I would “approve” their budget and work out a monthly allowance for each of them based on that approved budget. In this way, they each have their own monthly financial plan.
I also teach them how different skills are valued differently when they do chores and other work. For example, washing the car will earn them $5 an hour, as that was the market rate, but doing some English-to-Chinese translation for my Chinese-speaking clients is valued at $10 an hour because the skill set required for that is of a higher level.
But household chores like mopping the floor earn them nothing because they are expected to help out at home!
What are common financial blunders parents might make when it comes to saving for their kids’ future and their own retirement?
Many parents make the mistake of forgoing their own retirement planning needs in favour of saving or investing for their child’s tertiary education.
Making sure that your later years are sorted out is an important part of planning the resources available to your child for his or her complete education journey.
We also run the risk of being too “Asian” when we assume that our investment in our children will eventually lead to financial support in our later years.
But if we were to be realistic about it – both about the future cost of living and the evolution of values – we need to accept that it is no longer a sure thing.
Singapore is progressing to become an increasingly cashless society. How can parents teach children the value of money without seeing actual cash payments being made?
With reduced cash use and increased virtual money transactions, the concept of money becomes less tactile. It is no longer something you stuff into your wallet and children are no longer excited by a big, thick ang pow.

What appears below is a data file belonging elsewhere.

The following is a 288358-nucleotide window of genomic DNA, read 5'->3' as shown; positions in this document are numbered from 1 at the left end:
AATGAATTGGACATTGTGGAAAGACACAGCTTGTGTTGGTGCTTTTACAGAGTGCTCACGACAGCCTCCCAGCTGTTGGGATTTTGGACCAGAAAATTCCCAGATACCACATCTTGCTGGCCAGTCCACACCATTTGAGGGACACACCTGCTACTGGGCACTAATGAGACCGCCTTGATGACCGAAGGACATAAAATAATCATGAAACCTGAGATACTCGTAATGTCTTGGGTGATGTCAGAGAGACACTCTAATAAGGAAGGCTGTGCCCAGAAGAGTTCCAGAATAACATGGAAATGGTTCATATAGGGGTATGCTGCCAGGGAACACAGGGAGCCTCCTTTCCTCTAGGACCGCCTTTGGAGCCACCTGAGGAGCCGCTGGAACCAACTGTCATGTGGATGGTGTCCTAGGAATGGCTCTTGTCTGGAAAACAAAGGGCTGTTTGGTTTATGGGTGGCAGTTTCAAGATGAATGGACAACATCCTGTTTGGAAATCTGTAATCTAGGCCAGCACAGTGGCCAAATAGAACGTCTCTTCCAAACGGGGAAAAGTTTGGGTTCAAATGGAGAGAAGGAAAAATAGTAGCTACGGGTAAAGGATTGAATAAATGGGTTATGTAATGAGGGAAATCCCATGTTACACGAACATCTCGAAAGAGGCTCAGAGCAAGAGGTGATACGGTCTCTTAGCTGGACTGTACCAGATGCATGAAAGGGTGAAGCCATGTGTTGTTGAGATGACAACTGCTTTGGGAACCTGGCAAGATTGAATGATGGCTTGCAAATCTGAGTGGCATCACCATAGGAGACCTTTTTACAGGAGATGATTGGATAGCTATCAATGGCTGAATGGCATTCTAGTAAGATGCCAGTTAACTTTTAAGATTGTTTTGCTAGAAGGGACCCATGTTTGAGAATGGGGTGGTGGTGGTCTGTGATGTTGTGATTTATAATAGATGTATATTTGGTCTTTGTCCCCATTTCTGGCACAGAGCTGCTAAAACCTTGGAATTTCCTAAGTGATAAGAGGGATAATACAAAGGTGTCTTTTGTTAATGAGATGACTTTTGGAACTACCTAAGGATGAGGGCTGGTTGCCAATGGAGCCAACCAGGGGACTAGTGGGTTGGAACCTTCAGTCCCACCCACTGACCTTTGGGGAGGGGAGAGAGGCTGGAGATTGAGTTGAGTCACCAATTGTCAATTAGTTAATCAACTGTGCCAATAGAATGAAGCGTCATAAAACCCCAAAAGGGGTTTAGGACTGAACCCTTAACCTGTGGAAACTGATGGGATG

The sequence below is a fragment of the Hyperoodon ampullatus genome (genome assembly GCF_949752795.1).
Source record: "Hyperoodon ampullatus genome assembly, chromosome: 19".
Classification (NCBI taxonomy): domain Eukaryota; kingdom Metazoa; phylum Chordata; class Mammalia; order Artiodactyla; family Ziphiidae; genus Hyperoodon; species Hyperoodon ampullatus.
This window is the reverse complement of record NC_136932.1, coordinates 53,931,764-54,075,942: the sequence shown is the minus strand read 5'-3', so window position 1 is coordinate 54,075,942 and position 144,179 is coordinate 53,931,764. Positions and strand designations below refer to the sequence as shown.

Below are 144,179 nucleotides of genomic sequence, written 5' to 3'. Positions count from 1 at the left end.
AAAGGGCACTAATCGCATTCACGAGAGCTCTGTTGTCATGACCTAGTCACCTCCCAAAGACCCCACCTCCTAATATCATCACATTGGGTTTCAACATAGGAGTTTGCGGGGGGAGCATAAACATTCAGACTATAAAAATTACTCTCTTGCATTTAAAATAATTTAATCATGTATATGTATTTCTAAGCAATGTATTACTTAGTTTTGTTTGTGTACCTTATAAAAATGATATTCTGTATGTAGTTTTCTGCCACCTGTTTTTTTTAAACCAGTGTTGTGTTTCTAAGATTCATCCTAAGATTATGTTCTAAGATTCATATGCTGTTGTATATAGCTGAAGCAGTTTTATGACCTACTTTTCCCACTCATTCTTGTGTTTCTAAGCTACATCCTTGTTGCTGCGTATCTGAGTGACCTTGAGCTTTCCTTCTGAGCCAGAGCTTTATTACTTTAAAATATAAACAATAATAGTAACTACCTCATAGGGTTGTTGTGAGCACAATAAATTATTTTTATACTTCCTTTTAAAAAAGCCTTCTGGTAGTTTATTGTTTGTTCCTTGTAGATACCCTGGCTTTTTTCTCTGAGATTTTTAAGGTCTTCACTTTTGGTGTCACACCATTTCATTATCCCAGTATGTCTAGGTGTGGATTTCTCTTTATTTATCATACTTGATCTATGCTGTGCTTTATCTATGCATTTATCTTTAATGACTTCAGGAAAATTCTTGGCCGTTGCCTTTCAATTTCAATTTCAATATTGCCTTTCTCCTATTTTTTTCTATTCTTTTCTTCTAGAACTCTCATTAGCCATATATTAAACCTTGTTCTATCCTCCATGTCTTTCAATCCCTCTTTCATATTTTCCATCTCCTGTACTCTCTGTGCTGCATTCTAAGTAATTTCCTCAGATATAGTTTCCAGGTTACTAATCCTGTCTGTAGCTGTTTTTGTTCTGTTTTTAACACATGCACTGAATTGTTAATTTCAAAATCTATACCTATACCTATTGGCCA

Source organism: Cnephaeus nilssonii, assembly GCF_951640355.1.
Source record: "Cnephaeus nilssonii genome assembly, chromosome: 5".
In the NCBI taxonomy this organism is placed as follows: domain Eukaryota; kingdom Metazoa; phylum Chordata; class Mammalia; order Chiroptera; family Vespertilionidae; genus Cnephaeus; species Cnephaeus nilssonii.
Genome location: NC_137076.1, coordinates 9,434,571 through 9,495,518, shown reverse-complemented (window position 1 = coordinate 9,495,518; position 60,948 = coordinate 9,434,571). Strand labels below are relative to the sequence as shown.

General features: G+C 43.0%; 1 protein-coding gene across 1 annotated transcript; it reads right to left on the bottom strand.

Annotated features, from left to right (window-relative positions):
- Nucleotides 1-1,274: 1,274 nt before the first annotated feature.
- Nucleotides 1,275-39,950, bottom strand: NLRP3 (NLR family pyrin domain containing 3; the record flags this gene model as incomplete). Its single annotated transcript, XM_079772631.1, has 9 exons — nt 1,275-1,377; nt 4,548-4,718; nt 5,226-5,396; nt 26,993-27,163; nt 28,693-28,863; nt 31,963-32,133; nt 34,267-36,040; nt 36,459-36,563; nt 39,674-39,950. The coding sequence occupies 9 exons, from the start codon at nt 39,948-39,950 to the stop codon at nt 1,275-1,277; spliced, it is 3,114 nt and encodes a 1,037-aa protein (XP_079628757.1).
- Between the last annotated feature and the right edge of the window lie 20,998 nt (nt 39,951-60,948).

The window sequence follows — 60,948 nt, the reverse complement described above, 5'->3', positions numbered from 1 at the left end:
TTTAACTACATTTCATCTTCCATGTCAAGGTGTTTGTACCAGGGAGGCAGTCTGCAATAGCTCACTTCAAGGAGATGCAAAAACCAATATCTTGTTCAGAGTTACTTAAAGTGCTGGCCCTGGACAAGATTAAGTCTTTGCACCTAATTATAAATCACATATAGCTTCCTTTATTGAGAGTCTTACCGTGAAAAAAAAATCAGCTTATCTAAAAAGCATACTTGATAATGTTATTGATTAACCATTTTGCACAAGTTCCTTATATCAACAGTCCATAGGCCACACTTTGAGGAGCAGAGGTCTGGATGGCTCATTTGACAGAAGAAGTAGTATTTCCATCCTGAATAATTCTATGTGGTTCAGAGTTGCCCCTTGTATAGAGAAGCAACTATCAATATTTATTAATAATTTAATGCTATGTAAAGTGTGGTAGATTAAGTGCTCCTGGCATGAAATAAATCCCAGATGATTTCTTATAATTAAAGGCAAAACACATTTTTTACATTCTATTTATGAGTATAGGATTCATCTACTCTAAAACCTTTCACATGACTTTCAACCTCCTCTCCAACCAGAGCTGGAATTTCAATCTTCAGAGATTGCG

The difficult part is teaching children the value of something they don’t necessarily hold in their hand or keep in their pockets.
Start by teaching them the concept of opportunity cost.
If they only have $10 and want to buy a $10 toy car, help them understand that they will not be able to buy treats or anything else that they’ve been eyeing as well. It’s easier to see the value of money and toys when it’s put in a relative context.
Another important lesson is the act of delaying gratification.
In this here-now-pronto world we live in, delaying gratification is becoming harder and harder. It’s important that kids understand that not buying a $10 toy car today will mean that they can buy a $20 toy car next week, for example. The ability to delay gratification and hold out for something bigger and better is an important financial – and life – skill.
Finally, teach them to budget by stretching the interval of their allowance as they get older.
For example, give them daily pocket money in their lower Primary years, but make it a weekly allowance when they’ve reached Primary 4 or 5. And then in Secondary School, give it to them monthly and beyond that, dole it out on a quarterly basis.
As the interval between each “payday” becomes longer, they will learn to map out their expenditure over the course of the entire month or quarter. If they don’t delay gratification and spend it all on the first day, then they’ll need to learn that they’ll have nothing for the rest of the month.